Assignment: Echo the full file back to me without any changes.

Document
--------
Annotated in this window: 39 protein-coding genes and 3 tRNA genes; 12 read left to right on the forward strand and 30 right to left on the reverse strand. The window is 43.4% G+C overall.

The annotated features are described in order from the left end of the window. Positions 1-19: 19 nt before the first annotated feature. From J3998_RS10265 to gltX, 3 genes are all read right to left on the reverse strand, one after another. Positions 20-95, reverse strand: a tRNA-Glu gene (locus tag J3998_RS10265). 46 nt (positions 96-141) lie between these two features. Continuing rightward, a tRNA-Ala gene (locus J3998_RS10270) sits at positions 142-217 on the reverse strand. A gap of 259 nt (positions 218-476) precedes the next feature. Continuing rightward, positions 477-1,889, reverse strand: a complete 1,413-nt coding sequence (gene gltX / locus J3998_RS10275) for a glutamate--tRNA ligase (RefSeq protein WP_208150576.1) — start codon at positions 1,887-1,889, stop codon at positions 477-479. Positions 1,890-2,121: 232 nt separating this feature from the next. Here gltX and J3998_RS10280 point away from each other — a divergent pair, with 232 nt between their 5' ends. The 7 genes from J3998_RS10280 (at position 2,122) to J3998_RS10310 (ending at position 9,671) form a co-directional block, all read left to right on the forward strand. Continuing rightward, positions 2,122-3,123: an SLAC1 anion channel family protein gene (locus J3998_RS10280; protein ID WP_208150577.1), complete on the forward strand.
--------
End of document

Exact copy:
Annotated in this window: 39 protein-coding genes and 3 tRNA genes; 12 read left to right on the forward strand and 30 right to left on the reverse strand. The window is 43.4% G+C overall.

The annotated features are described in order from the left end of the window. Positions 1-19: 19 nt before the first annotated feature. From J3998_RS10265 to gltX, 3 genes are all read right to left on the reverse strand, one after another. Positions 20-95, reverse strand: a tRNA-Glu gene (locus tag J3998_RS10265). 46 nt (positions 96-141) lie between these two features. Continuing rightward, a tRNA-Ala gene (locus J3998_RS10270) sits at positions 142-217 on the reverse strand. A gap of 259 nt (positions 218-476) precedes the next feature. Continuing rightward, positions 477-1,889, reverse strand: a complete 1,413-nt coding sequence (gene gltX / locus J3998_RS10275) for a glutamate--tRNA ligase (RefSeq protein WP_208150576.1) — start codon at positions 1,887-1,889, stop codon at positions 477-479. Positions 1,890-2,121: 232 nt separating this feature from the next. Here gltX and J3998_RS10280 point away from each other — a divergent pair, with 232 nt between their 5' ends. The 7 genes from J3998_RS10280 (at position 2,122) to J3998_RS10310 (ending at position 9,671) form a co-directional block, all read left to right on the forward strand. Continuing rightward, positions 2,122-3,123: an SLAC1 anion channel family protein gene (locus J3998_RS10280; protein ID WP_208150577.1), complete on the forward strand.